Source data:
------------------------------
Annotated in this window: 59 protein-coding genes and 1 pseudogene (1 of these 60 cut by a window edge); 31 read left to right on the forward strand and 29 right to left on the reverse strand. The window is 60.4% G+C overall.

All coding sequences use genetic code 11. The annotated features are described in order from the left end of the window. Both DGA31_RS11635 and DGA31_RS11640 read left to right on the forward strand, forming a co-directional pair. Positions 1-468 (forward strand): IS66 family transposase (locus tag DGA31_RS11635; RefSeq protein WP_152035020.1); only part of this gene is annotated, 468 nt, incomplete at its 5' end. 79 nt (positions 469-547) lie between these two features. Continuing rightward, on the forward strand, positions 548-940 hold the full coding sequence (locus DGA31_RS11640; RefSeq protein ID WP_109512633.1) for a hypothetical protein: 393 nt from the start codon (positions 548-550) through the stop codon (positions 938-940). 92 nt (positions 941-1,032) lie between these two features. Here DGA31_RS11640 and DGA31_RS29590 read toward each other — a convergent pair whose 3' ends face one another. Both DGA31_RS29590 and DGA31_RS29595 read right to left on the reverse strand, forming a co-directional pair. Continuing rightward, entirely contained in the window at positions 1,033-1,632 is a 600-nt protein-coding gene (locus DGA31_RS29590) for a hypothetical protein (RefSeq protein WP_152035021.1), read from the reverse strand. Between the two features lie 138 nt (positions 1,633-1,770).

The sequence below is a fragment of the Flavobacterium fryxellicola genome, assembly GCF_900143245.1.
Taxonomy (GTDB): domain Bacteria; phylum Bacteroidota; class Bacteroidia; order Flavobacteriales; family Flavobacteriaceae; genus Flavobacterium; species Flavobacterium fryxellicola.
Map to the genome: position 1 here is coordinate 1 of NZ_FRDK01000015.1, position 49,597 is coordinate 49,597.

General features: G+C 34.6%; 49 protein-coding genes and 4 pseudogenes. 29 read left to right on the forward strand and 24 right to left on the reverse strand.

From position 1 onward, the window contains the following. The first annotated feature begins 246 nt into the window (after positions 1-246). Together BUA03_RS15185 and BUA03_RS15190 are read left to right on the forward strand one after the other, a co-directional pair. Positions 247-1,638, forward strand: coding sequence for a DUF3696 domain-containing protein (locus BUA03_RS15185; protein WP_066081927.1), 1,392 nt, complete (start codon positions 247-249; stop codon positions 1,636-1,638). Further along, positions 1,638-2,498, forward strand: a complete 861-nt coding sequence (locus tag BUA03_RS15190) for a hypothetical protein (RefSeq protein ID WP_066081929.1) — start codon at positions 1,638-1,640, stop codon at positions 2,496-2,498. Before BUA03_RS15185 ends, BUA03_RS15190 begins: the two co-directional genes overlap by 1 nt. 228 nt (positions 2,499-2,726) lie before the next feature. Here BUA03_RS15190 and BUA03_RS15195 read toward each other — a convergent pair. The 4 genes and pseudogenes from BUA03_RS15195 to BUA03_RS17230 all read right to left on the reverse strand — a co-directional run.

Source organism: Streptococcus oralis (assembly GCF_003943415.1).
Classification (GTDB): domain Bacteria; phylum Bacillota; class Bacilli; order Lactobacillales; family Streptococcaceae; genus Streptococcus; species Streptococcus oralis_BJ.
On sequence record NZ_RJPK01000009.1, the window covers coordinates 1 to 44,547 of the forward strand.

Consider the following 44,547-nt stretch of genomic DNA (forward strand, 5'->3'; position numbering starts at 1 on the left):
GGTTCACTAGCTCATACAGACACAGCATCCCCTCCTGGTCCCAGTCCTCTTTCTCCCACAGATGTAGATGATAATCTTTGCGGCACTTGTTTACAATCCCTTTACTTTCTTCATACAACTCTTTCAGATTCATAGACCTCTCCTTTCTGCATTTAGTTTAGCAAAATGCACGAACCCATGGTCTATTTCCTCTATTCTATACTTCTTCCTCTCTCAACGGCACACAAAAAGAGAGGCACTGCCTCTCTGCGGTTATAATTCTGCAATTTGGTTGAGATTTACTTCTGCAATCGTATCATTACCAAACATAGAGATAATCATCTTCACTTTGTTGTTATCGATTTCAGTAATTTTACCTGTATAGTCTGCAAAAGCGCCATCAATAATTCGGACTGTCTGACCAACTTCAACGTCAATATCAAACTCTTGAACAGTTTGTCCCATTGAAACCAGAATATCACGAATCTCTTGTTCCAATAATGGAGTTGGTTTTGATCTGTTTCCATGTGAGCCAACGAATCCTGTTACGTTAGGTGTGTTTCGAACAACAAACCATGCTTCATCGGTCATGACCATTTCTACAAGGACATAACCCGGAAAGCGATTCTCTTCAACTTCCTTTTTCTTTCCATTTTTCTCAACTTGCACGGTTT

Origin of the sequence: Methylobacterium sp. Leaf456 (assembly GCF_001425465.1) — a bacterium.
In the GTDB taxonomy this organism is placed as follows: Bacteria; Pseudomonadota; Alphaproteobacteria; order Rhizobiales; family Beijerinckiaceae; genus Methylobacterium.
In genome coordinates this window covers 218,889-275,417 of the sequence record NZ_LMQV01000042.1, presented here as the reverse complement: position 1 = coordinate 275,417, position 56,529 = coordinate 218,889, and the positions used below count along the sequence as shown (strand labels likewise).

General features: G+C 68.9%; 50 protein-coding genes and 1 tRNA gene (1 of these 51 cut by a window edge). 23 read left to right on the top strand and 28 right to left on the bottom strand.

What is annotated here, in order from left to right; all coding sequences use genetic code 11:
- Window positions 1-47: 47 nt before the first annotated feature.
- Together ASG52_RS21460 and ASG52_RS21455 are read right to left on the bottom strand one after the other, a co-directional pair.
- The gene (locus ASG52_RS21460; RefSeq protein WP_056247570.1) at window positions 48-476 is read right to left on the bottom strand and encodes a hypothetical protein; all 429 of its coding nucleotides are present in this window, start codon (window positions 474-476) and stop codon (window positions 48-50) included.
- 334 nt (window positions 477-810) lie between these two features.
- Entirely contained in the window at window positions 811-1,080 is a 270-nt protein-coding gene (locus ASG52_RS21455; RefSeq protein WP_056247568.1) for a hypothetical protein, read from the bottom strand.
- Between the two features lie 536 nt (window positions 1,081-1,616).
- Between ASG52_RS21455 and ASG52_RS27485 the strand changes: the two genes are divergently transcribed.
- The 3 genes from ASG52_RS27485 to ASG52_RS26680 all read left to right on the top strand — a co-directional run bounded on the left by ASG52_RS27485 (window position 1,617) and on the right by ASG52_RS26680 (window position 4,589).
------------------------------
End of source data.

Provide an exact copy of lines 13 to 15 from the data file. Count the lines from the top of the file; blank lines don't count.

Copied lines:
Origin of the sequence: Methylobacterium sp. Leaf456 (assembly GCF_001425465.1) — a bacterium.
In the GTDB taxonomy this organism is placed as follows: Bacteria; Pseudomonadota; Alphaproteobacteria; order Rhizobiales; family Beijerinckiaceae; genus Methylobacterium.
In genome coordinates this window covers 218,889-275,417 of the sequence record NZ_LMQV01000042.1, presented here as the reverse complement: position 1 = coordinate 275,417, position 56,529 = coordinate 218,889, and the positions used below count along the sequence as shown (strand labels likewise).